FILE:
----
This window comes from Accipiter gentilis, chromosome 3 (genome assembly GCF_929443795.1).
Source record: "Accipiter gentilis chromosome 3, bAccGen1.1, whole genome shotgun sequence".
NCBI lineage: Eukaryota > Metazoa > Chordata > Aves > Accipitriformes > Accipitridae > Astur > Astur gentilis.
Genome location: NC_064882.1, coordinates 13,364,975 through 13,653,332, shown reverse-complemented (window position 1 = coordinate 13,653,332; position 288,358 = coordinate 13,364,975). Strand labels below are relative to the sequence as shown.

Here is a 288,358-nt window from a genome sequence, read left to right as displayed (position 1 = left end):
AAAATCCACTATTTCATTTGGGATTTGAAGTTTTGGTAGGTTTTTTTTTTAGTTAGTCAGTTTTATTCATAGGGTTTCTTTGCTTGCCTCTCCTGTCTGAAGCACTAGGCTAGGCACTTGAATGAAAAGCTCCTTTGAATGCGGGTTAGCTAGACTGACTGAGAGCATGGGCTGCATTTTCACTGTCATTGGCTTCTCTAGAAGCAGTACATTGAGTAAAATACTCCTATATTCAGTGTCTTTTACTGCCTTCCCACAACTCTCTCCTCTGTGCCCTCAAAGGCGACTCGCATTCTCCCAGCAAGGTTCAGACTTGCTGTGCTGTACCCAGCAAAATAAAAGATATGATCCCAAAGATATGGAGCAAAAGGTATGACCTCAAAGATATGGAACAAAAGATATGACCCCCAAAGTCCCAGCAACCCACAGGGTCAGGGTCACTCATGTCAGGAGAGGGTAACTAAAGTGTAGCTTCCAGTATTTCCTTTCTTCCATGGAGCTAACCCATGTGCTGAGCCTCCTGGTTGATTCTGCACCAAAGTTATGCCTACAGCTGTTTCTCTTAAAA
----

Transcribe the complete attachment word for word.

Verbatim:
This window comes from Accipiter gentilis, chromosome 3 (genome assembly GCF_929443795.1).
Source record: "Accipiter gentilis chromosome 3, bAccGen1.1, whole genome shotgun sequence".
NCBI lineage: Eukaryota > Metazoa > Chordata > Aves > Accipitriformes > Accipitridae > Astur > Astur gentilis.
Genome location: NC_064882.1, coordinates 13,364,975 through 13,653,332, shown reverse-complemented (window position 1 = coordinate 13,653,332; position 288,358 = coordinate 13,364,975). Strand labels below are relative to the sequence as shown.

Here is a 288,358-nt window from a genome sequence, read left to right as displayed (position 1 = left end):
AAAATCCACTATTTCATTTGGGATTTGAAGTTTTGGTAGGTTTTTTTTTTAGTTAGTCAGTTTTATTCATAGGGTTTCTTTGCTTGCCTCTCCTGTCTGAAGCACTAGGCTAGGCACTTGAATGAAAAGCTCCTTTGAATGCGGGTTAGCTAGACTGACTGAGAGCATGGGCTGCATTTTCACTGTCATTGGCTTCTCTAGAAGCAGTACATTGAGTAAAATACTCCTATATTCAGTGTCTTTTACTGCCTTCCCACAACTCTCTCCTCTGTGCCCTCAAAGGCGACTCGCATTCTCCCAGCAAGGTTCAGACTTGCTGTGCTGTACCCAGCAAAATAAAAGATATGATCCCAAAGATATGGAGCAAAAGGTATGACCTCAAAGATATGGAACAAAAGATATGACCCCCAAAGTCCCAGCAACCCACAGGGTCAGGGTCACTCATGTCAGGAGAGGGTAACTAAAGTGTAGCTTCCAGTATTTCCTTTCTTCCATGGAGCTAACCCATGTGCTGAGCCTCCTGGTTGATTCTGCACCAAAGTTATGCCTACAGCTGTTTCTCTTAAAA